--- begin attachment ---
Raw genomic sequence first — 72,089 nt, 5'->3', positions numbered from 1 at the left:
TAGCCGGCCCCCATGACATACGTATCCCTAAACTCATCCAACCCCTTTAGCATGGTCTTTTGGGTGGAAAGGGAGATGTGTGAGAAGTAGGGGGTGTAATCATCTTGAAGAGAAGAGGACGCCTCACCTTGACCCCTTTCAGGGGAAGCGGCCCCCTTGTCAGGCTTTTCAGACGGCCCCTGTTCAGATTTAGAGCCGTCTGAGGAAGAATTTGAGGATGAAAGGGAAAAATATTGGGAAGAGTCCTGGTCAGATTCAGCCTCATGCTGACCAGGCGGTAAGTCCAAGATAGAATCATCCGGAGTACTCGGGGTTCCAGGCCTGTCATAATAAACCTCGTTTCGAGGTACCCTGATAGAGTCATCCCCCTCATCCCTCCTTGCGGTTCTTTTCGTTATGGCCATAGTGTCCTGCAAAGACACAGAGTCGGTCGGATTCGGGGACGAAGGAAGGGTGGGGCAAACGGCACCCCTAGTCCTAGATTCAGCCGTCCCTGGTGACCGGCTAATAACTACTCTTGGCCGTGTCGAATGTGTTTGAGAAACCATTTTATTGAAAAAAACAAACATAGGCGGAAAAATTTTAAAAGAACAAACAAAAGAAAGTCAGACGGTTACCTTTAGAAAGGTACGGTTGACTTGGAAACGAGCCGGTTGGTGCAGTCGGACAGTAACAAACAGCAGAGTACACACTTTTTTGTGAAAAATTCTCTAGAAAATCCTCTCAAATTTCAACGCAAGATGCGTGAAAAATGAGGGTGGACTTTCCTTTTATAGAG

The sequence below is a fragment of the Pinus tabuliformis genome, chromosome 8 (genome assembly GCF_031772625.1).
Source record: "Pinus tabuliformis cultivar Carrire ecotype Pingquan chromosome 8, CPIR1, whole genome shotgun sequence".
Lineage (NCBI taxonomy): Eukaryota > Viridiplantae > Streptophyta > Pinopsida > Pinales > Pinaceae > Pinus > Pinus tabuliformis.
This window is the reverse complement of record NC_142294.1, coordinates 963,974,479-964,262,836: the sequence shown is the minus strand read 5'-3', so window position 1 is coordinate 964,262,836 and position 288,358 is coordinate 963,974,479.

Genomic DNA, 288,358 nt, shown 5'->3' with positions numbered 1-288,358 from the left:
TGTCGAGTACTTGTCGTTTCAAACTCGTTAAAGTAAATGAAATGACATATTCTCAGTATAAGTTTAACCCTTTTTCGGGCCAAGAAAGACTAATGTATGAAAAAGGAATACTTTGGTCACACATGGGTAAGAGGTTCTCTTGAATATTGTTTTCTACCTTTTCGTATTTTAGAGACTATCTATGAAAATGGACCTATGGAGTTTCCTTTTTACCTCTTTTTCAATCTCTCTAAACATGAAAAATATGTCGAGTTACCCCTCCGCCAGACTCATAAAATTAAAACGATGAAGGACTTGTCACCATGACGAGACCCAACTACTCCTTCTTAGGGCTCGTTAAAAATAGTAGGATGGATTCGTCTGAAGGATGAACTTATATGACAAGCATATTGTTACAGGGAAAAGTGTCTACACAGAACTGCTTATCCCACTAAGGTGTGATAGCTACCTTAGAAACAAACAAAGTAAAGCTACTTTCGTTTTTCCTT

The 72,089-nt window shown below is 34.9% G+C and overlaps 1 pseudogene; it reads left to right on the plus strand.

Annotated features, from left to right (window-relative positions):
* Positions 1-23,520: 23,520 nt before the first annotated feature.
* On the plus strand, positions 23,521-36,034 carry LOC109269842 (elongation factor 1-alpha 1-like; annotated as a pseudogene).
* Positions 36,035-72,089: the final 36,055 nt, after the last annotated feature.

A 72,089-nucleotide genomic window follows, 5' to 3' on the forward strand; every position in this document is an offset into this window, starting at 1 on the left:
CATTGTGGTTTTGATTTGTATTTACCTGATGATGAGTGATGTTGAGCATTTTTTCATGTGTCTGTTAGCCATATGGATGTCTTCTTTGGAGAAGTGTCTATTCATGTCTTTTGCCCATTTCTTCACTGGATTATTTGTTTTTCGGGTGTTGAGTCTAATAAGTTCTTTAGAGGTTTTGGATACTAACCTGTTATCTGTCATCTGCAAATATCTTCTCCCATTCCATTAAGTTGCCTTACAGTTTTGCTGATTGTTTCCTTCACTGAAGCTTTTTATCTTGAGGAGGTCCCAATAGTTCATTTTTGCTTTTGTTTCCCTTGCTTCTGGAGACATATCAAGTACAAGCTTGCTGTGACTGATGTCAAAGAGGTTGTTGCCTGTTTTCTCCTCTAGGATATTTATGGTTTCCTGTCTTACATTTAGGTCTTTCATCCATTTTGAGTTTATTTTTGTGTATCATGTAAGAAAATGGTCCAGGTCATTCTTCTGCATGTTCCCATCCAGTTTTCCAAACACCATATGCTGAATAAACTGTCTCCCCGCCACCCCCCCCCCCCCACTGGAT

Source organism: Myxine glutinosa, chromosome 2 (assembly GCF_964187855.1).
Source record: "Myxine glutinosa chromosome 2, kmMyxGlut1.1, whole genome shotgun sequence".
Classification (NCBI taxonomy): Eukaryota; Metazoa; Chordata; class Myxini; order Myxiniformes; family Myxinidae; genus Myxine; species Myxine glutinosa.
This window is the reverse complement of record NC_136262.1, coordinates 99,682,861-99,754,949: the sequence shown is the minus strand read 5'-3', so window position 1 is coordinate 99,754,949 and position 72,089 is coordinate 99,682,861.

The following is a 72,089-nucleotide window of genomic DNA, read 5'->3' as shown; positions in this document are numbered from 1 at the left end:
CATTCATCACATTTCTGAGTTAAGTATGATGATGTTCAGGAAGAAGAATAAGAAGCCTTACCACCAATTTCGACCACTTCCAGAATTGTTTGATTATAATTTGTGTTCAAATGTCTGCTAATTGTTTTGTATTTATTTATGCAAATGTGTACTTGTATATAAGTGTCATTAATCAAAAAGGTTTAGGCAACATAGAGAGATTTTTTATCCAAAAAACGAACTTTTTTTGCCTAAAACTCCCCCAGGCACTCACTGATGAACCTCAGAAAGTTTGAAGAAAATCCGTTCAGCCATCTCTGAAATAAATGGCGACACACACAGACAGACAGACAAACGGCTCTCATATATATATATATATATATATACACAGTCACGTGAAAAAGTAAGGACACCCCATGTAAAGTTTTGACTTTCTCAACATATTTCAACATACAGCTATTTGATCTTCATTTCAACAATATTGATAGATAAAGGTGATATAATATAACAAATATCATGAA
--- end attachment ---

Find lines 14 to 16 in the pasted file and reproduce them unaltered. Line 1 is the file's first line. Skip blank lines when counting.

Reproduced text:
A 72,089-nucleotide genomic window follows, 5' to 3' on the forward strand; every position in this document is an offset into this window, starting at 1 on the left:
CATTGTGGTTTTGATTTGTATTTACCTGATGATGAGTGATGTTGAGCATTTTTTCATGTGTCTGTTAGCCATATGGATGTCTTCTTTGGAGAAGTGTCTATTCATGTCTTTTGCCCATTTCTTCACTGGATTATTTGTTTTTCGGGTGTTGAGTCTAATAAGTTCTTTAGAGGTTTTGGATACTAACCTGTTATCTGTCATCTGCAAATATCTTCTCCCATTCCATTAAGTTGCCTTACAGTTTTGCTGATTGTTTCCTTCACTGAAGCTTTTTATCTTGAGGAGGTCCCAATAGTTCATTTTTGCTTTTGTTTCCCTTGCTTCTGGAGACATATCAAGTACAAGCTTGCTGTGACTGATGTCAAAGAGGTTGTTGCCTGTTTTCTCCTCTAGGATATTTATGGTTTCCTGTCTTACATTTAGGTCTTTCATCCATTTTGAGTTTATTTTTGTGTATCATGTAAGAAAATGGTCCAGGTCATTCTTCTGCATGTTCCCATCCAGTTTTCCAAACACCATATGCTGAATAAACTGTCTCCCCGCCACCCCCCCCCCCCCACTGGAT

Source organism: Myxine glutinosa, chromosome 2 (assembly GCF_964187855.1).